I’ve seen so many pole moves called by different names, but a rose is still a rose right? After doing some research on the compass and spider monkey poses and conditioning them both, they’re so different. Both I believe are beginner moves, but they’re on different levels— so let me talk about and show you how to condition for them using resistance bands.
What’s The Same Between Spider Monkey & Compass Holds?
These two holds seem like siblings but they’re really close cousins. They’re the same in that
- At least one single leg is gripped to the pole, making contact with hand to squeeze for security
- The other leg is extended off the pole
- Opposite hand to opposite foot is pulling the at the ankle/foot
- Torso is moving toward the leg that is extended
What’s The Difference Between The Two?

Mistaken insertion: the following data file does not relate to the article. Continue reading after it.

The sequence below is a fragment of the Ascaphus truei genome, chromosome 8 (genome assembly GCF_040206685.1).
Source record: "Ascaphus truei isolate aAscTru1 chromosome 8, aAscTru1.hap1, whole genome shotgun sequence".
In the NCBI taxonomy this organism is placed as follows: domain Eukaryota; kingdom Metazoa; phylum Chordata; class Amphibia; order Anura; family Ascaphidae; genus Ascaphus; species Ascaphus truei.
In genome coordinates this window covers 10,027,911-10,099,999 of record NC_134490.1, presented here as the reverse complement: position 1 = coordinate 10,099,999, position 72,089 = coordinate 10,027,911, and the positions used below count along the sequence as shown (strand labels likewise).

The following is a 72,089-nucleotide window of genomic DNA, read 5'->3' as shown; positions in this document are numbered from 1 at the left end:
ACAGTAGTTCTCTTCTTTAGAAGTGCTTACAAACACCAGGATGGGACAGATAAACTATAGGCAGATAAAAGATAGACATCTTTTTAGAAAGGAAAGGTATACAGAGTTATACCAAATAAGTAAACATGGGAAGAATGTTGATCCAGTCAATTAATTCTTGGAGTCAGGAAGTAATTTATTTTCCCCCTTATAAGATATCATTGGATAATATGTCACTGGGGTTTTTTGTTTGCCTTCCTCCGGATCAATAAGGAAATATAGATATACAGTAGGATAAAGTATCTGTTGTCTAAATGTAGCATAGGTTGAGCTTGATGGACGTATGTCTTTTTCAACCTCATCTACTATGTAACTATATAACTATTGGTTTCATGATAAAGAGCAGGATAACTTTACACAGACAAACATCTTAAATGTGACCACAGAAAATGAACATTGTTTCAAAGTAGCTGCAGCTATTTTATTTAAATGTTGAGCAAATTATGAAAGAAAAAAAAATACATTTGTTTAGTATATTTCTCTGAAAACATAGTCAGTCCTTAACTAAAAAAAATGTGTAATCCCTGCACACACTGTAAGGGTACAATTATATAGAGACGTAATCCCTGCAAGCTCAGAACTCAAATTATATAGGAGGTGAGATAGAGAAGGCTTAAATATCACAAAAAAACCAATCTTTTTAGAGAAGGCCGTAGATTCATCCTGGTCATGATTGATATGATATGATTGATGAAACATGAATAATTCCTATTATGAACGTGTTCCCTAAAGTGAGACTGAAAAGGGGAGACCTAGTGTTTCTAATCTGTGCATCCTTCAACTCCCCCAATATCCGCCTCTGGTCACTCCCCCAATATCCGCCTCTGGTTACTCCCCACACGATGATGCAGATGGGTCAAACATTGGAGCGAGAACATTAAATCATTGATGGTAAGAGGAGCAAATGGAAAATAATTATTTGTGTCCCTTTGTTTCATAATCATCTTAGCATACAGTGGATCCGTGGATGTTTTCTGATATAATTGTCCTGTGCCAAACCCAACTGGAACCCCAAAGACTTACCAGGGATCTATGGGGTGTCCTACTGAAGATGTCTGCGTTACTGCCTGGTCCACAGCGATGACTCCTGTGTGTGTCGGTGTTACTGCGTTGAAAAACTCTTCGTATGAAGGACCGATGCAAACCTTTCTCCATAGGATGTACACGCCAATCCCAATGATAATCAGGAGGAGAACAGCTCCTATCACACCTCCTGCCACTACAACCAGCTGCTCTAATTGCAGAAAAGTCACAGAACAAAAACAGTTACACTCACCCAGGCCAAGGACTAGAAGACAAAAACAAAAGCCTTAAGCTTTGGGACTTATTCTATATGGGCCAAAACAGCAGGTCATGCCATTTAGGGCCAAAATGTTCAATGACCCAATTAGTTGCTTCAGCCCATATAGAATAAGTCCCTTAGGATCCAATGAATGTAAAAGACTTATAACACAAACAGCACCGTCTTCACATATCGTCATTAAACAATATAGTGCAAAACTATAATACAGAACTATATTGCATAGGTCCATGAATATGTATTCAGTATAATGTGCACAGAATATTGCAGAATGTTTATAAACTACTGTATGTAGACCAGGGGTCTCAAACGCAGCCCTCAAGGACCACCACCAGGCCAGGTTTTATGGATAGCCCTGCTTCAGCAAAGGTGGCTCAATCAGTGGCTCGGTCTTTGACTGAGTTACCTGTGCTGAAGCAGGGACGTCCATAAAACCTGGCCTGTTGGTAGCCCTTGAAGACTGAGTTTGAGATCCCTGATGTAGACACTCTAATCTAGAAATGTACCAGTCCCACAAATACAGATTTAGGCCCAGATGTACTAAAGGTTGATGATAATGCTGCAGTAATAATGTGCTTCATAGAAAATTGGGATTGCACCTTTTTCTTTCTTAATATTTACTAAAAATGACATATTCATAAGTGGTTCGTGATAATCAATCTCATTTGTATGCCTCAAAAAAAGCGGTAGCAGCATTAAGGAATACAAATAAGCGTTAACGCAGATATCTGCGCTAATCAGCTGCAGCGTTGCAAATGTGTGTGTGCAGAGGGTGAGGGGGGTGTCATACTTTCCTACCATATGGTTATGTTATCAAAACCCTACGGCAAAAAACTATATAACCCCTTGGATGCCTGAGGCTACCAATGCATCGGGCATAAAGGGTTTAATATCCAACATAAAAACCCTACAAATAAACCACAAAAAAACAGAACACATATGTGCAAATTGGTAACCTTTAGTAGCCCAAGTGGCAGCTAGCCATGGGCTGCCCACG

Spider Monkey Pole Hold – Beginner Level 2
- One leg locks on to the pole through the back of the knee grip. Pole is squeezed between thigh area and calf area
- One leg extends, with hip rotation, around the pole. Pole is situated in hip crease
- Arm that grabs the hinged leg’s foot comes under the extended leg
- There are 2 points of wrapping grip contact in the spider monkey hold
Watch how to condition for spider monkey pole pose:
Compass Pole Hold- Beginner Level 3
(Level 3 specifically for the flexibility and body trust needed to execute it in this variation)
- One leg hooks on to the pole through. Pole is squeezed between back of the calf and part of the thigh
- One leg extends off of the pole. Pole makes skin contact around the under butt/thigh area
- Arm grabs the hooked leg’s foot first to secure the only grip contact, reaching over the leg that will be extended
- Shoulder and torso rotational flexibility are crucial to reaching the hand over to the extended leg and can affect grip strength of the hooked leg if underperformed
- There’s only one “true” grip security point of contact
There are other variations of the compass pose that will provide more secure points of contact with the pole. So you can progress to this particular variation with conditioning and variation drills.